Waldlaw Blog

Thursday, March 05, 2009

Honoring Our Fathers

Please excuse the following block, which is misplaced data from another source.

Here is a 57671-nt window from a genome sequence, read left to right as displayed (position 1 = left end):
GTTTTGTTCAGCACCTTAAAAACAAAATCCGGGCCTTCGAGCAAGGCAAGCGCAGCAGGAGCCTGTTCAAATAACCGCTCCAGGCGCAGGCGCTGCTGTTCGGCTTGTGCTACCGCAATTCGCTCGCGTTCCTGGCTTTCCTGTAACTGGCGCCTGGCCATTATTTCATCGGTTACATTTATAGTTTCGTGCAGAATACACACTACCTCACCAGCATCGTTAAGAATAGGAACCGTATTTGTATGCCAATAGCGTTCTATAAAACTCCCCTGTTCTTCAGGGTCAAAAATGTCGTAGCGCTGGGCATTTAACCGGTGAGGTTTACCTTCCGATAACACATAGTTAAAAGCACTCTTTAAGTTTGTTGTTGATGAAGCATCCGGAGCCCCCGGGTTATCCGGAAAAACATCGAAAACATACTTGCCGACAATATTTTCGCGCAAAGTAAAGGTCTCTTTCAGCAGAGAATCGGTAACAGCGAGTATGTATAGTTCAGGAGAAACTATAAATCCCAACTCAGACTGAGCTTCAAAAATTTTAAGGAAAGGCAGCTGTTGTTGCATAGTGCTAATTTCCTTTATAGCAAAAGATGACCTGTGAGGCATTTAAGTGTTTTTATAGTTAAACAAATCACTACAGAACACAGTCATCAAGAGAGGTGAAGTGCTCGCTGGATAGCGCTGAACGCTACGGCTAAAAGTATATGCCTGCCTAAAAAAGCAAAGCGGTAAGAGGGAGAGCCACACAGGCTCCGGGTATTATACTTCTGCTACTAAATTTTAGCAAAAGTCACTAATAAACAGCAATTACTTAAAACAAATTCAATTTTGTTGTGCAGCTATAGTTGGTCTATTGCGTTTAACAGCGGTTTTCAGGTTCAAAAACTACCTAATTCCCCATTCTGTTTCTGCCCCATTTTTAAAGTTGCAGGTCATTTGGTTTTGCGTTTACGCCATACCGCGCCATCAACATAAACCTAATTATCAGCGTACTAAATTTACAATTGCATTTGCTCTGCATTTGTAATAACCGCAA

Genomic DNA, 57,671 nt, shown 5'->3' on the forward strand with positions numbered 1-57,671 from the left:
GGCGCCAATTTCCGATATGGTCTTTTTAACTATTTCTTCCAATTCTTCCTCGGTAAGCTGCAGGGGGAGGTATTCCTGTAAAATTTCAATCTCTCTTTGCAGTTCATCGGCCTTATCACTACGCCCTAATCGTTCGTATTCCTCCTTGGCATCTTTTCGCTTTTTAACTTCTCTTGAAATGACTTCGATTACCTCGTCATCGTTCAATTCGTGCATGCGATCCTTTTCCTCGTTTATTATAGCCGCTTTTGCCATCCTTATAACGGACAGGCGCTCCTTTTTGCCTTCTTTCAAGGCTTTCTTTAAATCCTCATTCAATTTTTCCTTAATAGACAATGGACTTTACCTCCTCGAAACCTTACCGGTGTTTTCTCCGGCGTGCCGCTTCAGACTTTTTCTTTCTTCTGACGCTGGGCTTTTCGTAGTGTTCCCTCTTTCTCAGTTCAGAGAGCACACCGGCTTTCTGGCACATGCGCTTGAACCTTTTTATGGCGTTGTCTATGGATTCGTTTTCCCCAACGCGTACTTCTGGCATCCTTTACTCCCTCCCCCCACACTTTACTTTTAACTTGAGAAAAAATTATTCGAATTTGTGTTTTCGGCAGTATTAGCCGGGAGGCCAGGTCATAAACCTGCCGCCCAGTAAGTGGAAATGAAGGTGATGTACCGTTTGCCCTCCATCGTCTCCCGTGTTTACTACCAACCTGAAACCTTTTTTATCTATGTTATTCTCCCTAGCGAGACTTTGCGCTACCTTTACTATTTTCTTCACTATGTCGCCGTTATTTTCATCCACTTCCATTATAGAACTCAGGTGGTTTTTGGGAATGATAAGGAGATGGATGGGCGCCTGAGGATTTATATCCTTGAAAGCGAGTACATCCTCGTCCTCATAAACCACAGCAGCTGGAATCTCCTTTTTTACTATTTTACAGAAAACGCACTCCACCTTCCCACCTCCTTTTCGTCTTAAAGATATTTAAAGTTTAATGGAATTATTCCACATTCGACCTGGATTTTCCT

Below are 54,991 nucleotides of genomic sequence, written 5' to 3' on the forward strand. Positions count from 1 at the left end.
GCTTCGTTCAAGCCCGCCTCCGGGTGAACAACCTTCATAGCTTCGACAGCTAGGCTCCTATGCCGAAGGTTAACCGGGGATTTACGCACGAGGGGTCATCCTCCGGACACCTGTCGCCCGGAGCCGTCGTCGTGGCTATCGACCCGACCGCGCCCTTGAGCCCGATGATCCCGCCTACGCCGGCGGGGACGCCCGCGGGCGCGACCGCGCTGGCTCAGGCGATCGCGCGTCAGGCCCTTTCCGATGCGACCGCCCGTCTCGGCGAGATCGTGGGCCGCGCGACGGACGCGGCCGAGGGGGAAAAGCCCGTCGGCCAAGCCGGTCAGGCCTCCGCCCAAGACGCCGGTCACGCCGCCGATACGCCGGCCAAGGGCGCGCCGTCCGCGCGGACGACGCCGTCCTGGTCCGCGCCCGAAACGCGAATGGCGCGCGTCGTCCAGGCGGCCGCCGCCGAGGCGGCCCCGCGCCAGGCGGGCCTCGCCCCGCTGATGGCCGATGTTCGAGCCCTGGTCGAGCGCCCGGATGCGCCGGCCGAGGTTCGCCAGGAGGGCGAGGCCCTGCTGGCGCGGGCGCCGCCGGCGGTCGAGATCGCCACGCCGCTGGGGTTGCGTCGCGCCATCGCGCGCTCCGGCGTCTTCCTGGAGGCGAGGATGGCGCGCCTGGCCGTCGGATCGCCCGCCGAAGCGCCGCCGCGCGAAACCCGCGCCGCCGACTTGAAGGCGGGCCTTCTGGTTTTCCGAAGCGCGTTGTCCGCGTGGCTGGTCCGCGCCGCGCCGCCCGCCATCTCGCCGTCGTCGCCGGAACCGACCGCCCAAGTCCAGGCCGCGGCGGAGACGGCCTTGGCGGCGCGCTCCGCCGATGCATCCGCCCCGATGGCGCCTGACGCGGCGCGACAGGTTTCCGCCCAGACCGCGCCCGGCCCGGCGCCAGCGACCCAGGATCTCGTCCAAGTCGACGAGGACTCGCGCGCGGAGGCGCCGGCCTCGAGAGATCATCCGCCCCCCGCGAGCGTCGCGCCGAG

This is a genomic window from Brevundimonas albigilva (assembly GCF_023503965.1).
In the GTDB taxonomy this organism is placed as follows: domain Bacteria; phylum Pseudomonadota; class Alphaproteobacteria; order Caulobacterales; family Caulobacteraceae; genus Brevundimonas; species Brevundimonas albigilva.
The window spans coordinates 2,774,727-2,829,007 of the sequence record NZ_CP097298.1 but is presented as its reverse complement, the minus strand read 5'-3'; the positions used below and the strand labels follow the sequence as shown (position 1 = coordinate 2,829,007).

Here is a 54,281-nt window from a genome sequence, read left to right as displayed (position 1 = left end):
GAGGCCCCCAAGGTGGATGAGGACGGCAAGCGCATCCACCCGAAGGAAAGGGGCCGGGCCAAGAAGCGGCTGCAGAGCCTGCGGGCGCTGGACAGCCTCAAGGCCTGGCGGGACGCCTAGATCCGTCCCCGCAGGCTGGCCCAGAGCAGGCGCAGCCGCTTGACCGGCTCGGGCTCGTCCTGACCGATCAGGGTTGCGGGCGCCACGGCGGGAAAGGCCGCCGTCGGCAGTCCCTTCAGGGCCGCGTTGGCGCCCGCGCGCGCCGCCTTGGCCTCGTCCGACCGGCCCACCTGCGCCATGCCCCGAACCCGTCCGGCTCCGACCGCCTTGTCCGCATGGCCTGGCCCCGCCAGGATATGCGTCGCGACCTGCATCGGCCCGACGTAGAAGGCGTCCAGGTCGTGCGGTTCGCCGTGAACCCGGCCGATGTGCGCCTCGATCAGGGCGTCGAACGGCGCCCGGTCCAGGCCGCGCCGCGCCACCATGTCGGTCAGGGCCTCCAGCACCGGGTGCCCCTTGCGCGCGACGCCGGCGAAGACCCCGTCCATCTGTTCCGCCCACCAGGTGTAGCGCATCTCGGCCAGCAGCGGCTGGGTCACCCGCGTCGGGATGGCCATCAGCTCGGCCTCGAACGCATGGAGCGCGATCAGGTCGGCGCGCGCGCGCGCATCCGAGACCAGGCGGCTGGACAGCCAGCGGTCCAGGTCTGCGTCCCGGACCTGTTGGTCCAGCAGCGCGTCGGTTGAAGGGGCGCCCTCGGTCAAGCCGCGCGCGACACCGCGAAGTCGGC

This morning, I read a beautiful piece written by my friend and colleague Richard Hearn, the Founder and President of Starcare Associates in Newport Beach, California. Richard is a financial professional, with over 30 years in the finance industry. He is facing this amazing moment we're in -- which many are calling an unprecedented financial crisis -- with the poise and articulateness for which I have come to count on him. In this morning's piece (which is too new to even be up on the Starcare website yet), he talks about the lessons he learned from his father. Richard's father was a car salesman, who apparently was there to help his customers with problems with their cars, night or day, even years after he had sold the car, any time they called him. Richard describes the ultimate lesson he learned from his father as: "Just be there, without exception, when [your clients] need you." The story Richard tells about his father strikes a chord with me for two reasons: (1) because I have embraced a similar ethic in my own law practice to the one his father embraced in his car dealership and that Richard himself is embracing in his financial services firm; and (2) because, when I find myself in uncharted waters, I also have often been known to look to lessons I learned from my own father for guidance and support. Ironically, and completely coincidentally, I also got a short note from someone -- sent to info@waldlaw.net -- saying: "Was George your father? I was one of his many students and admirers." Yes, George Wald was my father. He was a Jewish boy from Brooklyn -- the son of a tailor -- who worked his way through college, went on to study science at Columbia in the years of Albert Einstein, became a professor at Harvard University, and eventually won the Nobel Prize in Science & Medicine for his work on vision. He made his career studying vision; but more than that he was a visionary who chose to use the bully pulpit he got from his status as a Harvard Professor and Nobel Laureate to work full time for peace and human rights around the globe for the last 30 years of his life. I consider myself lucky to have had a father whose wisdom and humor can provide me with strength and guidance in times such as these. Apparently, my friend Richard is lucky in the same way. To have both his piece about his father and the surprise note about my father arrive in my email inbox this morning, by complete happenstance, suggests a message from the stratosphere: I guess it's time to think about our fathers....


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